On the “inside” I learned what it meant to be assessed, analyzed, and asked the same questions over and over again. I felt, keenly, how re-traumatizing and depleting it can be, to repeat your story for different clinicians, the way they all probe in slightly different ways and zero in on different things.
But answering all those questions, the exhaustion of it, wasn’t the only lived-experience I took from that hospital stay. I remember one morning a nurse led me into a small room and videotaped me as I a played with my son. I knew what she was doing – I had done the same with parents myself, to assess bonding and attachment during contact visits with their children. Oh how strange, how humbling it was in that moment, to be the observed and not the observer.
While the nurse packed up her camera and told me I was “beautiful” with my baby, I felt ill with guilt and incompetence. Before I had my son I had worked with foster carers and foster children, consulting on complex cases where there were attachment issues and behavioral problems. And there I was, this pale, gaunt, inarticulate version of myself, unable to bond with my own child. How pathetic, I thought. The hypocrisy of it all cut through me like a knife. I felt winded. Exposed. A fraud.
Later, when I read my discharge summary from my time on the ward, one sentence stood out among the usual jargon: “She reports shame about being a mental health professional with a mental health condition, something that prevented her from seeking help earlier.”
It was a truth I’ll always regret
I know now that I simply didn’t – and couldn’t – recognize how unwell I was, that no amount of training could have helped me see the blind spots in my own narrative. But I also know that I didn’t speak up sooner, not just because I was ashamed of having “failed” as a mum, but also out of fear of what it would mean for me professionally. How could I help others, when I couldn’t help myself? How could I heal others when I was so very broken? Would I ever be able to work again?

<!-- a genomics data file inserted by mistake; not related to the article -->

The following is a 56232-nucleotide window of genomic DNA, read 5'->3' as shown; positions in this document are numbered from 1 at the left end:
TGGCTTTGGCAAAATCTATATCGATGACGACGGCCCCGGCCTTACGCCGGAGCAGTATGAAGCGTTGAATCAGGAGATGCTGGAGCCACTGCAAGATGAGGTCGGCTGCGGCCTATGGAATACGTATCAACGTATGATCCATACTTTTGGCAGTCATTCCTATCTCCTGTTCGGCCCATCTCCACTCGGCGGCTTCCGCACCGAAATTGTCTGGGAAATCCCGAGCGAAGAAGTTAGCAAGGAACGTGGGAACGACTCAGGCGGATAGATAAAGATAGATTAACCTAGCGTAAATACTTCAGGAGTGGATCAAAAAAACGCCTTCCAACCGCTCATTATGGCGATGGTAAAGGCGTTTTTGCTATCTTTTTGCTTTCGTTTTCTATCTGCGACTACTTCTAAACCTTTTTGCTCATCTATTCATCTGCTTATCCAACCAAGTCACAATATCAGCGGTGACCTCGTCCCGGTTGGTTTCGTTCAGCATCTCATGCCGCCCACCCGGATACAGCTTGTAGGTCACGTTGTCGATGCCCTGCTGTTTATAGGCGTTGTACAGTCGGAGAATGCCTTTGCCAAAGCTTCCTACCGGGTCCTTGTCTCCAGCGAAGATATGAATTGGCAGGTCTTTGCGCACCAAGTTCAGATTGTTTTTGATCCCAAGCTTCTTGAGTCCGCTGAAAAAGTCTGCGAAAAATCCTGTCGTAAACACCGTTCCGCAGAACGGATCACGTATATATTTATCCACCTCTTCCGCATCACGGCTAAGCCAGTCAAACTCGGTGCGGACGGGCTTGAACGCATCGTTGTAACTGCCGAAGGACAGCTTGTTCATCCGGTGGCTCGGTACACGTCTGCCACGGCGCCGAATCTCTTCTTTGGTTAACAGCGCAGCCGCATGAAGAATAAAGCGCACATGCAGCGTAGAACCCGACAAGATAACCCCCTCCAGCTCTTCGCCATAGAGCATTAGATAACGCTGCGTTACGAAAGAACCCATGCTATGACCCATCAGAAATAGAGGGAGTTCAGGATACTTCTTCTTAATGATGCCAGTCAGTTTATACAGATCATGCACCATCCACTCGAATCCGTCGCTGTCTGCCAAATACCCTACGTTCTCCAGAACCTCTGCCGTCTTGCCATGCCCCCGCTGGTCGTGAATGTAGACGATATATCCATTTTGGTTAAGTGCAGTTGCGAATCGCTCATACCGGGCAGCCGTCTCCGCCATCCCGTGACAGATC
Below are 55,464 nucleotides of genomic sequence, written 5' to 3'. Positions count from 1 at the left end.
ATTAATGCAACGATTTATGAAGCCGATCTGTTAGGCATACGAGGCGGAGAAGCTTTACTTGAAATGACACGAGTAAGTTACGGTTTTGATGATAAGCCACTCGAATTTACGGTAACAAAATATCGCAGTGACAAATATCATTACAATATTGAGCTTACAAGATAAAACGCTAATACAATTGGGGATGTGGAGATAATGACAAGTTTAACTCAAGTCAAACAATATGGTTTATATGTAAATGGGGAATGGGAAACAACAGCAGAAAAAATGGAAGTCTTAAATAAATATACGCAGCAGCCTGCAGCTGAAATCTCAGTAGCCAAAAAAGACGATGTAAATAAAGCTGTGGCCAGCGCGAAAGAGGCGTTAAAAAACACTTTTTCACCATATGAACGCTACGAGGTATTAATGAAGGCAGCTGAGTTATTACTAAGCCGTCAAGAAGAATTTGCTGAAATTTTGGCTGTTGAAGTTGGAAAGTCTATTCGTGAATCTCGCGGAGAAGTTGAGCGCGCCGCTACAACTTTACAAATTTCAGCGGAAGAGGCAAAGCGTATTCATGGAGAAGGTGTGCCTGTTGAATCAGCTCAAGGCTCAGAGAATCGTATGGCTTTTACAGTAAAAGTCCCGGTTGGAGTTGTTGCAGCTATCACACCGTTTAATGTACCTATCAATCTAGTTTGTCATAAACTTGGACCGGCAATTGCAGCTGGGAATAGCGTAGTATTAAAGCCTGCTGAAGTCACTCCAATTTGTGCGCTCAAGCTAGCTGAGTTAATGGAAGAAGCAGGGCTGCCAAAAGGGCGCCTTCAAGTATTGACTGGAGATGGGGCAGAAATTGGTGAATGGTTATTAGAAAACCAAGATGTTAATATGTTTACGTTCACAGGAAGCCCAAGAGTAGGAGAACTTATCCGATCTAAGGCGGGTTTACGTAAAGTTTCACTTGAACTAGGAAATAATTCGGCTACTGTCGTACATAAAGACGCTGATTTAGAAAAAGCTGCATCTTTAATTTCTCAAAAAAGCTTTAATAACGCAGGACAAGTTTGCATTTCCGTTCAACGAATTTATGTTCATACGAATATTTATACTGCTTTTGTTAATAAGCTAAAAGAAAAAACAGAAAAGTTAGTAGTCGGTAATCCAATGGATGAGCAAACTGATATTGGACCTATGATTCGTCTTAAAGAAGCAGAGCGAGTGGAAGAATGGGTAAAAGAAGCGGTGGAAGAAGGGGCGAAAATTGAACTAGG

The brutal reality is that I couldn’t – at least not immediately. After I left hospital, guided by a new psychiatrist, I accepted that I needed to focus on myself, and my family – and to put my own health first. I wasn’t well enough to take care of others, to carry others’ pain, something I’d done, naturally, for as long as I could remember. Maternity leave turned into months of sick leave – something I’m extremely lucky to have had access to – as I navigated the non-linear path of recovery.
Looking back now, I know I suffered in silence for far too long, worried about how my illness might affect me in the future, while failing to recognize that I was drowning in the present.
Please, if you’re struggling, don’t wait to seek treatment. Don’t let the stigma build a cage around your heart. It’s okay for helping professionals to ask for help. No matter how strange or shameful, or awkward it might feel, it’s okay to be the one who needs taking care of, to be a “wounded healer”. We’re only human, after all. And sometimes, that means we break, too.